The boy who knew too much: a child prodigy

This is the true story of scientific child prodigy, and former baby genius, Ainan Celeste Cawley, written by his father. It is the true story, too, of his gifted brothers and of all the Cawley family. I write also of child prodigy and genius in general: what it is, and how it is so often neglected in the modern world. As a society, we so often fail those we should most hope to see succeed: our gifted children and the gifted adults they become. Site Copyright: Valentine Cawley, 2006 +

Wednesday, March 26, 2008

Signs of growing poverty in Singapore.

It is the odd little things that speak most loudly about a situation. Today, I saw one of those and was saddened by what it implied.

I was walking through an HDB area in the west of Singapore when I saw a middle-aged Malay woman, of perhaps 50 years old, clambering through an uncultivated green area that banked onto the road. It lay between an HDB estate and a shopping mall and MRT.

It was strange enough to see her clambering up this bank. It was stranger still to realize what she was doing. She was picking leaves, one by one, or in bunches, further down a branch, of plants. She had a plastic bag in one hand, which was already bulging with picked leaves. She seemed to be careful of which ones she chose. It was very clear what she was doing. This woman was picking her family's dinner from the side of a road. There were too many leaves for one person, in her bag. This was her way of "shopping" for vegetables.

I didn't wish to stare, but I looked long enough to understand the situation. She didn't look up the whole time I observed her. Her eyes were on the leaves, which she picked slowly, choosing only the best.

More saddening was that there were shops within 2 minutes walk of where she worked away. Clearly, she couldn't afford to buy vegetables, anymore, for her family - so she made do with these publicly available "vegetables". I only hope that she knows which leaves are edible. I am heartened that she was taking her time, so perhaps she did know which ones she was looking for.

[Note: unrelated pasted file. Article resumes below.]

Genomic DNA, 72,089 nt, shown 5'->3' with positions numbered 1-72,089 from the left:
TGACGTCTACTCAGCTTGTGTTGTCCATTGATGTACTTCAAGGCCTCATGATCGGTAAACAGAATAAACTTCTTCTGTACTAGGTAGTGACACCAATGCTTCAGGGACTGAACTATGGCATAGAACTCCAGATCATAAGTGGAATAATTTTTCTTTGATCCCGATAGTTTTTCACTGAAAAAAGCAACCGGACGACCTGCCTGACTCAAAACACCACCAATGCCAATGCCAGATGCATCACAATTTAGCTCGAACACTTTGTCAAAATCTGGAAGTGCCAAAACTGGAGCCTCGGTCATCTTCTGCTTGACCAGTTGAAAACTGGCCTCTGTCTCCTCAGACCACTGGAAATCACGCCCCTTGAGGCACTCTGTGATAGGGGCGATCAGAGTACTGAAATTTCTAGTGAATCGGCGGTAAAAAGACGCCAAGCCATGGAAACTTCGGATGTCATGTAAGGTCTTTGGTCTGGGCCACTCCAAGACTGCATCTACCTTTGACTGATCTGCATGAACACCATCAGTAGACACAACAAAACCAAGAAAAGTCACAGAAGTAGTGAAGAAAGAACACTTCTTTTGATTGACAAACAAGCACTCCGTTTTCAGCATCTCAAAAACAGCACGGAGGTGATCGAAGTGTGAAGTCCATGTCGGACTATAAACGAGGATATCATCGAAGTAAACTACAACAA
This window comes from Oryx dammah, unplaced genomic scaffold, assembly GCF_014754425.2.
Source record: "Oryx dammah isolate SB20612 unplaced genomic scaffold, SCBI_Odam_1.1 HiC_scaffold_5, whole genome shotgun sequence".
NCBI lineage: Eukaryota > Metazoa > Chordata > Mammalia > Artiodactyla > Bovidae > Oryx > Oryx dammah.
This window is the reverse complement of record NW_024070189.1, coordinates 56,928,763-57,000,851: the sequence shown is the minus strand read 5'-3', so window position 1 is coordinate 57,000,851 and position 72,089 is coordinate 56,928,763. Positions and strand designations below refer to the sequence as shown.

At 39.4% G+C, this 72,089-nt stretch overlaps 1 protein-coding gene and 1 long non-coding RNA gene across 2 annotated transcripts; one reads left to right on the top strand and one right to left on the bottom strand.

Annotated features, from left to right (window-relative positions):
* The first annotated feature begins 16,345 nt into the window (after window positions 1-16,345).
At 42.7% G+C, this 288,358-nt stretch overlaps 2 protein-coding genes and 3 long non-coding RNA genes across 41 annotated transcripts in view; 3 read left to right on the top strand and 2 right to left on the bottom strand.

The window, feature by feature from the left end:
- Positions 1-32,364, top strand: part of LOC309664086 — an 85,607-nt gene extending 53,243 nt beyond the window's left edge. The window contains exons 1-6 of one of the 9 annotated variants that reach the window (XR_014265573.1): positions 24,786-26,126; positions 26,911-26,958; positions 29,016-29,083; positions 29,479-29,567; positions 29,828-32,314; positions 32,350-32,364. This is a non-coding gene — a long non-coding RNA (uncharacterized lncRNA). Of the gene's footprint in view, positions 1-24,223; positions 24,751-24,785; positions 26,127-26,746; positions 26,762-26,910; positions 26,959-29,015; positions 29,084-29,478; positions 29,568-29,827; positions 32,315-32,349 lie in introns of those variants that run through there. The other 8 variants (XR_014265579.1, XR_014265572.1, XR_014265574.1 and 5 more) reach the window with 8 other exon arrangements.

Singapore shouldn't be like this. Prices shouldn't be rising faster than people can keep up with them. This is the reality of recent all round price rises. Singapore is becoming increasingly unaffordable for many people who are not earning million dollar salaries (which basically is the majority of Singaporeans). Yet, this truism is unseen and unheard. We are even told by the newspapers (see the Today paper of today) that the rich are taking the greatest hit from inflation. That may be so, in percentage terms, but the question is: who can afford to take a hit at all? The rich or the poor? Clearly, lower income Singaporeans cannot afford to take too much of a price increase. Those that can't may end up like this unfortunate Singaporean I saw today - foraging for her dinner in any uncultivated piece of land she could find.

The Singaporean economy needs to be more carefully managed, lest thousands of Singaporeans end up foraging alongside the Malay woman I saw today.

(If you would like to learn more of Ainan Celeste Cawley, a scientific child prodigy, aged eight years and one month, or his gifted brothers, Fintan, four years and seven months, and Tiarnan, two years exactly, please go to: I also write of gifted education, IQ, intelligence, the Irish, the Malays, Singapore, College, University, Chemistry, Science, genetics, left-handedness, precocity, child prodigy, child genius, baby genius, adult genius, savant, gifted adults and gifted children in general. Thanks.)

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posted by Valentine Cawley @ 7:25 PM 


Blogger K2 said...

You may be wrong. She may not be foraging for her dinner, she may just be picking plants that are known to have herbal or medicinal properties, to boil for drinking or perhaps washing a wound or lesion. I know many old folks in my HDB estate do that. Or perhaps she was just picking out leaves of a certain length, shape or colour for her grandchild's project to construct an attap house?

I've seen folks who are on government's public assistance scheme, the stipend may not be much, but it's enough to buy food.

11:38 PM  
Blogger Valentine Cawley said...

An interesting idea K2 - but I fear that I am more likely to be right on this one. The plastic bag she was carrying was bulging - there were simply too many leaves there for herbal or medicinal use. This looks very much like someone getting "greens" for a whole family.

There is another detail I noted. She seemed somewhat dehydrated. I don't think she is looking after herself well - no doubt through no fault of her own.